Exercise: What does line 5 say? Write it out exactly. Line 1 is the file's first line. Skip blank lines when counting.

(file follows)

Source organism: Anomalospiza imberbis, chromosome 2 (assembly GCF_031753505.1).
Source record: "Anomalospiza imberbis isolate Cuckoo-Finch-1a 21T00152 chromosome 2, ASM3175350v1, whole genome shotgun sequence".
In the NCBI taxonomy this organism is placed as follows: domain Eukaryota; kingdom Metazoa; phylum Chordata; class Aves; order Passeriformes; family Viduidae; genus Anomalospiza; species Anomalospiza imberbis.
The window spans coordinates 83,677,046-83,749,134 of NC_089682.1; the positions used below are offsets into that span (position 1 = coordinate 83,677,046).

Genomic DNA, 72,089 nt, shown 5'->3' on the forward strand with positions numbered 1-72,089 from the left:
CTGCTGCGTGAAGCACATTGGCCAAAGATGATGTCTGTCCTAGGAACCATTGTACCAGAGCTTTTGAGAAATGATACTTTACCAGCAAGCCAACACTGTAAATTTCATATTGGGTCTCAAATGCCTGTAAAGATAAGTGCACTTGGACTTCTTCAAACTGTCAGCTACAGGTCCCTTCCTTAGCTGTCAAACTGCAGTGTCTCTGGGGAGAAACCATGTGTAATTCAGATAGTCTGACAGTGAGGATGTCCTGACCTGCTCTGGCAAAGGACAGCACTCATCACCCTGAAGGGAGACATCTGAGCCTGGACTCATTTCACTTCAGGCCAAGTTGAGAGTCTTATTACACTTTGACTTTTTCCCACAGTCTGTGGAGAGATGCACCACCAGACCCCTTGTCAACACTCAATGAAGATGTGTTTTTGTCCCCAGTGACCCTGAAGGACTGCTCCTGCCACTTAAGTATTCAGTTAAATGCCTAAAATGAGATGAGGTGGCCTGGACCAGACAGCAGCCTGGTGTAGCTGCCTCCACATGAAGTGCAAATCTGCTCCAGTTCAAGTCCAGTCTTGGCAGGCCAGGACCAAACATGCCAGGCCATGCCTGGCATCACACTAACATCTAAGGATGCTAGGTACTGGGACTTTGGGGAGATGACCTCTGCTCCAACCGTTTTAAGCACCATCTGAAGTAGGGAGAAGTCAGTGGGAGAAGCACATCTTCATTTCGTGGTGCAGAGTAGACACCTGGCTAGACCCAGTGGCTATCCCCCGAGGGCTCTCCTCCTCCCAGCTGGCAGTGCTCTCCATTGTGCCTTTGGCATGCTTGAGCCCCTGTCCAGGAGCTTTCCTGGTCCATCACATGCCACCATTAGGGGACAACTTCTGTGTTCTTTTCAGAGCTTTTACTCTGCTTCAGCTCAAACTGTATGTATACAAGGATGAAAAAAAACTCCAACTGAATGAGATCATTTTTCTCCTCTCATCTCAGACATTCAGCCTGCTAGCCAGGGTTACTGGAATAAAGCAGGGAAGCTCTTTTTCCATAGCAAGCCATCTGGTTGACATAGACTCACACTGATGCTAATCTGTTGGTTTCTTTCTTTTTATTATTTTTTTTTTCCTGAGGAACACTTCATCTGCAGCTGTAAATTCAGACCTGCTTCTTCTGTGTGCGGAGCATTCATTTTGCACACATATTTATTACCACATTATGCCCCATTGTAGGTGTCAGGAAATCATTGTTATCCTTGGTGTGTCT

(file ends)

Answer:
Genomic DNA, 72,089 nt, shown 5'->3' on the forward strand with positions numbered 1-72,089 from the left: